A community of Franciscan Friars of the Renewal, an order called to serve the materially poor and to evangelize, is taking root in East Oakland.

“It’s been a long journey over many, many years, going three bishops back,” said Father Luke Joseph Leighton, CFR, who is the community’s servant.

The first invitation, from then-Bishop Allen Vigneron, came at a time Franciscan Friars of the Renewal, founded in 1987, had just expanded to Ireland and New Mexico. They needed time for those communities to become established.

A year ago, they were able to accept the invitation of Bishop Michael Barber, SJ, who offered them a former convent at St. Bernard Parish in Oakland.

Bishop Barber named the new friary for San Junipero Serra.

“As Franciscans, we feel we’re coming to a land that’s home for us,” Father Luke said. “The way was forged by our forbearers.”

Franciscans have a long history in the Diocese of Oakland. The first Mass in what would become the diocese was celebrated in 1772 by Father Juan Crespi; a quarter-century later, friars established Mission San Jose.

Today Franciscan friars serve at St. Elizabeth Parish in Oakland and Conventual Franciscans serve at St. Paul Parish in San Pablo, Our Lady of Grace Parish in Castro Valley and St. Jarlath Parish and the chancery in Oakland. Capuchin Franciscan Friars have a house of studies in Berkeley.

Although the Franciscan Friars of the Renewal will make their home at the parish, they do not administer a parish. Their call is to evangelize and serve the materially poor.

The community at San Junipero Serra Friary will number six. The first to arrive was Father Daniel Williamson, CFR, who has a background in church renovation and construction.

Father Williamson, who arrived a year ago, began renovations of the chapel, which needed beautification. Other parts of the building needed extensive electrical and plumbing work to bring it up to code, Father Leighton said. Architects and contractors were called in.

“The diocese has been very generous in providing for that renovation,” Father Leighton said. “We feel that gratitude as we move forward.

“We’re also trying to do some fundraising to help with that.”

Father Williamson was joined in January by Father Leighton and two brothers. The trio left New York City in a car with a U-Haul, provided by benefactors, on Jan. 3. They celebrated Mass on he Feast of the Epiphany, and set out, carrying household items for their new home. They made the trip in 10 days, visiting friends and family, Franciscans and Poor Clares, along the way.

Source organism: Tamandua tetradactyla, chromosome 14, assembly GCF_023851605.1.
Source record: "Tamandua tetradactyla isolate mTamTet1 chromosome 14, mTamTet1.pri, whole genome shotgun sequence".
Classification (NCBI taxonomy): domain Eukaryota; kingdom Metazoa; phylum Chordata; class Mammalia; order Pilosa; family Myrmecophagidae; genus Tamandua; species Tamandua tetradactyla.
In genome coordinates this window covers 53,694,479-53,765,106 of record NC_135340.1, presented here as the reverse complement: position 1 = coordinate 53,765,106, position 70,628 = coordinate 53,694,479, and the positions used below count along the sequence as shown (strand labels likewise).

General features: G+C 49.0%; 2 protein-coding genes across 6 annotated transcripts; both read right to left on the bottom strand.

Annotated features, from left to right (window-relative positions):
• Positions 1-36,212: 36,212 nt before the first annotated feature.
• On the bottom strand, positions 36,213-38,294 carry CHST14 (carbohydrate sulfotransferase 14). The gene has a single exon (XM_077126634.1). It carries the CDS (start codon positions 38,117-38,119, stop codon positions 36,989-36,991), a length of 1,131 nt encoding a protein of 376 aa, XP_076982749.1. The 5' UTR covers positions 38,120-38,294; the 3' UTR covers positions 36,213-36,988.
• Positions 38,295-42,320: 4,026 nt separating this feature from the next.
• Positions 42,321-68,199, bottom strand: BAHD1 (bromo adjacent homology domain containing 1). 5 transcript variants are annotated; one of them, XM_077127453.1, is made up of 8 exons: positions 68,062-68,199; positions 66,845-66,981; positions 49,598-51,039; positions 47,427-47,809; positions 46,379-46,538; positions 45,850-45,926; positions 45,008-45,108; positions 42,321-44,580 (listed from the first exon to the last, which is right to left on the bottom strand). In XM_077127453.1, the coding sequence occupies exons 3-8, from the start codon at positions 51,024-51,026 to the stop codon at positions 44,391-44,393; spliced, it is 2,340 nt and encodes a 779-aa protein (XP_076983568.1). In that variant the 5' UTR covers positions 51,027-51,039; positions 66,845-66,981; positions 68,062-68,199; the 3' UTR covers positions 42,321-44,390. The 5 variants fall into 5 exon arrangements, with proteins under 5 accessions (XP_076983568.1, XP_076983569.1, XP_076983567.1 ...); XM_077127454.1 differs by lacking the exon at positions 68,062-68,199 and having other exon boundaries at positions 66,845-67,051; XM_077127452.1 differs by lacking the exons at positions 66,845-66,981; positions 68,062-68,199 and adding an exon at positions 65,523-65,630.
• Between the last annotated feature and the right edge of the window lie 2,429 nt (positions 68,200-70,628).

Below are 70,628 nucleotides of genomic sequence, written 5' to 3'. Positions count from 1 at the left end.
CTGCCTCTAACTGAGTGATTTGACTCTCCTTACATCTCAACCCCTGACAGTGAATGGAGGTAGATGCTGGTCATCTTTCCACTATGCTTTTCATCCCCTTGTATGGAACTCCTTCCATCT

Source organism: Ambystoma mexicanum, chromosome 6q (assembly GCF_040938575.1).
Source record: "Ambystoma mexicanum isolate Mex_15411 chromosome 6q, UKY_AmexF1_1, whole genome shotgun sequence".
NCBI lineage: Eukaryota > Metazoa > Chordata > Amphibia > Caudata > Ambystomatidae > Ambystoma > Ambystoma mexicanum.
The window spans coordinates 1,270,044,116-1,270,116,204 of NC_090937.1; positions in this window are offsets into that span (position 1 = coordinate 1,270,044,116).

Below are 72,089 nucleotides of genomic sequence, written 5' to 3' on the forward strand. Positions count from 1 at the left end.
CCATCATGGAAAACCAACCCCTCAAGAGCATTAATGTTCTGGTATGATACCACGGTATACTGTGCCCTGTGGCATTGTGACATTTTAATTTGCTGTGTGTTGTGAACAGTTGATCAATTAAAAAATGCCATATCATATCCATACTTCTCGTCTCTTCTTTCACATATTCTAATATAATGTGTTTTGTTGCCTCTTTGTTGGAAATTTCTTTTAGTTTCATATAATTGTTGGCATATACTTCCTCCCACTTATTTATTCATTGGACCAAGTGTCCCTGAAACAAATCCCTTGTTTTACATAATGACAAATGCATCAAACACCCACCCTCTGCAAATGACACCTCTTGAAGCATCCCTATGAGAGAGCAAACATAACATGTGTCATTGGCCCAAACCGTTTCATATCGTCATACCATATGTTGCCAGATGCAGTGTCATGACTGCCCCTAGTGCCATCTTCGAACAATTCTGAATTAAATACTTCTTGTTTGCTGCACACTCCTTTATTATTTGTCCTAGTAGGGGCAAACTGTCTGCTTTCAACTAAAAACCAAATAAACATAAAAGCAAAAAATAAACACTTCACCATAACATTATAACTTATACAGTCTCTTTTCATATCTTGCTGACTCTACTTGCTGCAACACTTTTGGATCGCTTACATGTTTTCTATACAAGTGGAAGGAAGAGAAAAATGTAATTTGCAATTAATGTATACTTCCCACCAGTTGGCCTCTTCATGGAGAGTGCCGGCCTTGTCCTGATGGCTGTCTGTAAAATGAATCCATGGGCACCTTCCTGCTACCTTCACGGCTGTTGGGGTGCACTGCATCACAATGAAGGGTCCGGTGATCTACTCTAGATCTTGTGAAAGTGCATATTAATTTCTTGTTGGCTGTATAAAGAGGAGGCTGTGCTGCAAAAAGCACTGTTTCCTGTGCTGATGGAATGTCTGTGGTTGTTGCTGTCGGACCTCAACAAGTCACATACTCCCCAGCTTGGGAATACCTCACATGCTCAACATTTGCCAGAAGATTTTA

There was one additional traveler.

“We had a little cat that traveled with us,” Father Leighton said.

The story of the little cat tells a story about how the friars serve.

“Three of us had been serving at a homeless shelter,” he said. “A little cat wandered in from the streets into the parking lot of the shelter and made her home in the garden,” he said. “At some point, she gave birth to five kittens.”

The shelter guests in the Bronx, in the midst of the Covid-19 crisis, found joy in the new life.

“Locked down for four months, they were able to dote over this pregnant mother cat,” he said. “She was precious to us.”

Her kittens were adopted; their mother – dubbed Sam by the friar and Cookie by the shelter guests – came west.

Upon arrival in Oakland, the friars went to meet Bishop Barber. When they met the bishop, he invited them to “go with him and serve in a way he find so joyful and fruitful.”

The friars joined him early on a Sunday morning in February to work with the Catholic Worker in Berkeley to serve breakfast at People’s Park.

The community awaits the arrival of two more members: A priest and a brother who served in South Africa will be joining them.

The friars are discerning what their service will be in Oakland. They know, for example, that they will assist with Pan de Vida Retreats for young people, young adults and married people….

[The Friars were founded in 1987 in the Archdiocese of New York by Father Benedict Groeschel, Father Stan Fortuna, and others.]

The above comes from a March 22 story in the Oakland Catholic Voice.